County governments spent a majority of their budgets on salaries for the first nine months of the 2021/2022 financial year, making a mockery of efforts to reduce the public wage bill.
Data from the latest report from the office of the Controller of Budget indicates that the 47 counties received Sh289.6 billion in the first nine months of the 2021/2022 financial year, against budget estimates of Sh528.5 billion.
"This amount consisted of Sh216.3 billion as equitable share of revenue raised nationally, Sh46.2 billion cash balance from the 2020/2021 financial year and Sh27 billion raised from own sources," said Controller of Budget Margaret Nyakang'o in her latest report.
Total recurrent expenditure stood at Sh212.8 billion, with development expenditure amounting to Sh44.3 billion in the period under review, an absorption rate of 63 per cent and 22 per cent respectively.
However, Ms Nyakang'o has flagged the high wage bill alongside account managers' failure to adhere to public finance regulations as some of the challenges scuttling effective budget implementation.
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According to the report, the 47 counties spent a total of Sh139 billion on personnel emoluments, translating into 54 per cent of the Sh256 billion spent in the first nine months of the 2021/2022 financial year.
"County governments processed Sh11.99 billion of wages through manual systems other than the prescribed Integrated Payroll Personnel Database (IPPD)," explained the Controller of Budget.
"During the period, there was weak accountability for the operations of County Established Funds as Fund Administrators failed to submit the quarterly financial and non-financial reports to the Controller of Budget, contrary to the requirement of Section 168 of the PFM Act, 2012."
Nairobi City County ranked top in the public wage bill, splashing Sh10.9 billion in personnel emoluments in the first nine months of the financial year.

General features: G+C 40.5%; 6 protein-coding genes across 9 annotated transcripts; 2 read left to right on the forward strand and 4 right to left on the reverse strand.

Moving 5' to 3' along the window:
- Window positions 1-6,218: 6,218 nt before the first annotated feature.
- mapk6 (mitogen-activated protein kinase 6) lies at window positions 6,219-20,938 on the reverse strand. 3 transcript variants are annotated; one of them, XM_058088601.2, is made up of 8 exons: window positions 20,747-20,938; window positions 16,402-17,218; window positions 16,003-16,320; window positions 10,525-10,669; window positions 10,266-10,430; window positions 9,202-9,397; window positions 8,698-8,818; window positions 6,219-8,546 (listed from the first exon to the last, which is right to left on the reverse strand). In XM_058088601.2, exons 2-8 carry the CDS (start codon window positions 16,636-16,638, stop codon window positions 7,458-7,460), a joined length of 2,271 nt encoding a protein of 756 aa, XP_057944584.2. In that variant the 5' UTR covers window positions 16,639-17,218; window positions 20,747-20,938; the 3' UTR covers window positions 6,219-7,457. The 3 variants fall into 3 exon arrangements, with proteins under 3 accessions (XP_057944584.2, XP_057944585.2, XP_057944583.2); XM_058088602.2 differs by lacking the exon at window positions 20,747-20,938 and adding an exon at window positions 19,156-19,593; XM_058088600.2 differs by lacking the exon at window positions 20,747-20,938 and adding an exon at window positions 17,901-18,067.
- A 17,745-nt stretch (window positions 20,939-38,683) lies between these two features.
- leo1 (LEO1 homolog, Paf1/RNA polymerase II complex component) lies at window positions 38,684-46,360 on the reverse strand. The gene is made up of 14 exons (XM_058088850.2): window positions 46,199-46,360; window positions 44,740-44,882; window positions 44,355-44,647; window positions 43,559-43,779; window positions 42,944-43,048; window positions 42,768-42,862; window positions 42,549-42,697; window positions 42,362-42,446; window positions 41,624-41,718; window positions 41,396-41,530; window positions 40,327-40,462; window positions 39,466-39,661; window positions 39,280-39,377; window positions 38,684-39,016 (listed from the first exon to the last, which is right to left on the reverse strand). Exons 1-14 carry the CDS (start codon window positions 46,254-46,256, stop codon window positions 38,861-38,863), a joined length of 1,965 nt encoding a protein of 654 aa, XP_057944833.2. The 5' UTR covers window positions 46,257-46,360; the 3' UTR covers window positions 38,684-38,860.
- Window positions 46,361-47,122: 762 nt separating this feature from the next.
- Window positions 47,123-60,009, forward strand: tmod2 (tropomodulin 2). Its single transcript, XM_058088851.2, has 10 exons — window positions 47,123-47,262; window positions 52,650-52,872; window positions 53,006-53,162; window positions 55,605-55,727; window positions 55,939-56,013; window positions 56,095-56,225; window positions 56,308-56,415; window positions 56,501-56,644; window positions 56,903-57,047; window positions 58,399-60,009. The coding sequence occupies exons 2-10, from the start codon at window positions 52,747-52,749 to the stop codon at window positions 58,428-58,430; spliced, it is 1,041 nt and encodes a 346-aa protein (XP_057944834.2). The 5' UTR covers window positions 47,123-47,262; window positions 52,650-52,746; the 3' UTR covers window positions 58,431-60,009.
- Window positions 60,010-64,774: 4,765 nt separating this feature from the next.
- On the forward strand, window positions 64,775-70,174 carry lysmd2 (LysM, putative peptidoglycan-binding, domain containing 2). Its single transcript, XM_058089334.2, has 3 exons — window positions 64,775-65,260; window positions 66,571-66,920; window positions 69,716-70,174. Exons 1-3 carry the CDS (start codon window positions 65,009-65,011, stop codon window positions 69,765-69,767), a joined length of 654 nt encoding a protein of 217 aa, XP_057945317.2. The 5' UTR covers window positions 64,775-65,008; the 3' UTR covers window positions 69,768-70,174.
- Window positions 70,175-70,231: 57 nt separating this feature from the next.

Kiambu, Machakos, Kakamega, Kisumu and Nakuru counties similarly recorded high wage bills of Sh6 billion, Sh4.6 billion and Sh4 billion respectively.
Last year, the Salaries and Remuneration Commission (SRC) published new allowance guidelines, cautioning that the country's wage bill now stands at 51 per cent of ordinary revenue, against a target of 35 per cent.
"The public service wage bill in Kenya has been growing over time from Sh558 billion in the 2013/2014 financial year to Sh827 billion in the 2019/2020 financial year within an environment of revenue and financial constraints," said SRC.
The commission said the trend is also attributed to the expansion of services to the public and higher pay given to employees.
Counties further spent a cumulative Sh1.5 billion on sitting allowances for county assembly members, translating into 58 per cent of the approved budget for sitting allowances.
Migori, Nyamira and Busia counties ranked top in sitting allowances to members of county assemblies, paying out a monthly allowance averaging Sh167,194, Sh120,052 and Sh114, 211 per member in the first nine months of the financial year.
Only three counties Kitui (53 per cent), Mombasa (51 per cent) and Marsabit (50 per cent) achieved above 50 per cent absorption on development expenditure.
A total of 19 other counties absorbed less than 20 per cent of their development expenditure, including Kiambu, Nairobi, Lamu, Vihiga, Migori, Siaya and Machakos.